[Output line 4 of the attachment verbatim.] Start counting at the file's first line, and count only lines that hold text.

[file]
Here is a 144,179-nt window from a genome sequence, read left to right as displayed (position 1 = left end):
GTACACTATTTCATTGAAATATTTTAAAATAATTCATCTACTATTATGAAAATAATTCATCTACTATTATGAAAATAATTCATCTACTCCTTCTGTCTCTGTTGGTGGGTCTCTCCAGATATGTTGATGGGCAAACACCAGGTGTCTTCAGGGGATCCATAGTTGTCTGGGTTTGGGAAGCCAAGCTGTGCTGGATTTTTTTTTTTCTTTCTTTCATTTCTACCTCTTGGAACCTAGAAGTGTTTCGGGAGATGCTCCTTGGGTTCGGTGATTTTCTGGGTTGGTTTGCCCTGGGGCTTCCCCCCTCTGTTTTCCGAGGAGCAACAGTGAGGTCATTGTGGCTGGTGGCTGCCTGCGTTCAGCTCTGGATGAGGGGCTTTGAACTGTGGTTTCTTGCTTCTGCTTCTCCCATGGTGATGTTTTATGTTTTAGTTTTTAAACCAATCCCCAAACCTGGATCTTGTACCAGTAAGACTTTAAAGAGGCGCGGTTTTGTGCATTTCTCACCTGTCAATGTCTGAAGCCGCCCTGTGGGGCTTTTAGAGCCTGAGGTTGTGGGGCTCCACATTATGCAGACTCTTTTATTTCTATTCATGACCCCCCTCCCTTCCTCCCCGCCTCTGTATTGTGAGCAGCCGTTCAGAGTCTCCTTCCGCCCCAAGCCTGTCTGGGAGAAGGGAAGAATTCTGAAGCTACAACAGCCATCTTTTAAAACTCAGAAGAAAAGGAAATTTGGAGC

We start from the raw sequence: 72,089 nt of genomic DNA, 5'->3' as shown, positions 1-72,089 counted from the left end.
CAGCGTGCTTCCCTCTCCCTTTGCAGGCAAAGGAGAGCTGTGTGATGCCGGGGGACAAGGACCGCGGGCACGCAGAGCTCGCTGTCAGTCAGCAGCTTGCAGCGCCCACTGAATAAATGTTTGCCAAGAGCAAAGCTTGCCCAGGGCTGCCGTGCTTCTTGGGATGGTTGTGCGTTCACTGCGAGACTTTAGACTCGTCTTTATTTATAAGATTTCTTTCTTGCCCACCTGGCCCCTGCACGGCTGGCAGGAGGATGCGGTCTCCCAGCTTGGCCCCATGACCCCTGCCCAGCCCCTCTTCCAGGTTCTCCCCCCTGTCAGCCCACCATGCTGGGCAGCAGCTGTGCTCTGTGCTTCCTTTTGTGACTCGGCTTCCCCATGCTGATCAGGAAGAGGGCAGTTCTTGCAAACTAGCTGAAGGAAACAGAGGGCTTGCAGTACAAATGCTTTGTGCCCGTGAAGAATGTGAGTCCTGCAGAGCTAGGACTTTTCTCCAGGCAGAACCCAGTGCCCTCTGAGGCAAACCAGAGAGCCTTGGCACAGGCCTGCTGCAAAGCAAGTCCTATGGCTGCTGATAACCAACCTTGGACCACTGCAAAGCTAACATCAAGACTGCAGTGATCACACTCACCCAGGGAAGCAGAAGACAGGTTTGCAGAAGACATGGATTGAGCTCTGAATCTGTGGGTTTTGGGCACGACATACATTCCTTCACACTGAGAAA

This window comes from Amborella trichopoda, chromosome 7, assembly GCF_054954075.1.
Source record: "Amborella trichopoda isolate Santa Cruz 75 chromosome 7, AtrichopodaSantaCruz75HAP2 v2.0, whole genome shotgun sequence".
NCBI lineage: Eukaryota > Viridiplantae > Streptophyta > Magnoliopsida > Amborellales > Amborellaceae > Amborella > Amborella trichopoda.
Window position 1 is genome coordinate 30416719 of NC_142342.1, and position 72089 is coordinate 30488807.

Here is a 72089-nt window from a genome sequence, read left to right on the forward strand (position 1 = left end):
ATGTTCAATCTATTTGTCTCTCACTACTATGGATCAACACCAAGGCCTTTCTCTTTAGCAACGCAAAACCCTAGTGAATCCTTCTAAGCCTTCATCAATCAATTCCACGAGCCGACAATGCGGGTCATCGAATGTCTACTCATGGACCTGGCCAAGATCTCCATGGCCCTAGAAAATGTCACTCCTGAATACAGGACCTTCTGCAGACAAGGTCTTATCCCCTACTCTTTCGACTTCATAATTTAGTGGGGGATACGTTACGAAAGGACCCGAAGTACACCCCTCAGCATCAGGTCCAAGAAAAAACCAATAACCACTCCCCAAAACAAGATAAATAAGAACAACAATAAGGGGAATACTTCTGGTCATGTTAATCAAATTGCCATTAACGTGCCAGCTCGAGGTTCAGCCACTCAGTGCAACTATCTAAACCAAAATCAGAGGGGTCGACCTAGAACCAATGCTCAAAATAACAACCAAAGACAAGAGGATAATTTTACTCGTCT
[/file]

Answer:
CAGCGTGCTTCCCTCTCCCTTTGCAGGCAAAGGAGAGCTGTGTGATGCCGGGGGACAAGGACCGCGGGCACGCAGAGCTCGCTGTCAGTCAGCAGCTTGCAGCGCCCACTGAATAAATGTTTGCCAAGAGCAAAGCTTGCCCAGGGCTGCCGTGCTTCTTGGGATGGTTGTGCGTTCACTGCGAGACTTTAGACTCGTCTTTATTTATAAGATTTCTTTCTTGCCCACCTGGCCCCTGCACGGCTGGCAGGAGGATGCGGTCTCCCAGCTTGGCCCCATGACCCCTGCCCAGCCCCTCTTCCAGGTTCTCCCCCCTGTCAGCCCACCATGCTGGGCAGCAGCTGTGCTCTGTGCTTCCTTTTGTGACTCGGCTTCCCCATGCTGATCAGGAAGAGGGCAGTTCTTGCAAACTAGCTGAAGGAAACAGAGGGCTTGCAGTACAAATGCTTTGTGCCCGTGAAGAATGTGAGTCCTGCAGAGCTAGGACTTTTCTCCAGGCAGAACCCAGTGCCCTCTGAGGCAAACCAGAGAGCCTTGGCACAGGCCTGCTGCAAAGCAAGTCCTATGGCTGCTGATAACCAACCTTGGACCACTGCAAAGCTAACATCAAGACTGCAGTGATCACACTCACCCAGGGAAGCAGAAGACAGGTTTGCAGAAGACATGGATTGAGCTCTGAATCTGTGGGTTTTGGGCACGACATACATTCCTTCACACTGAGAAA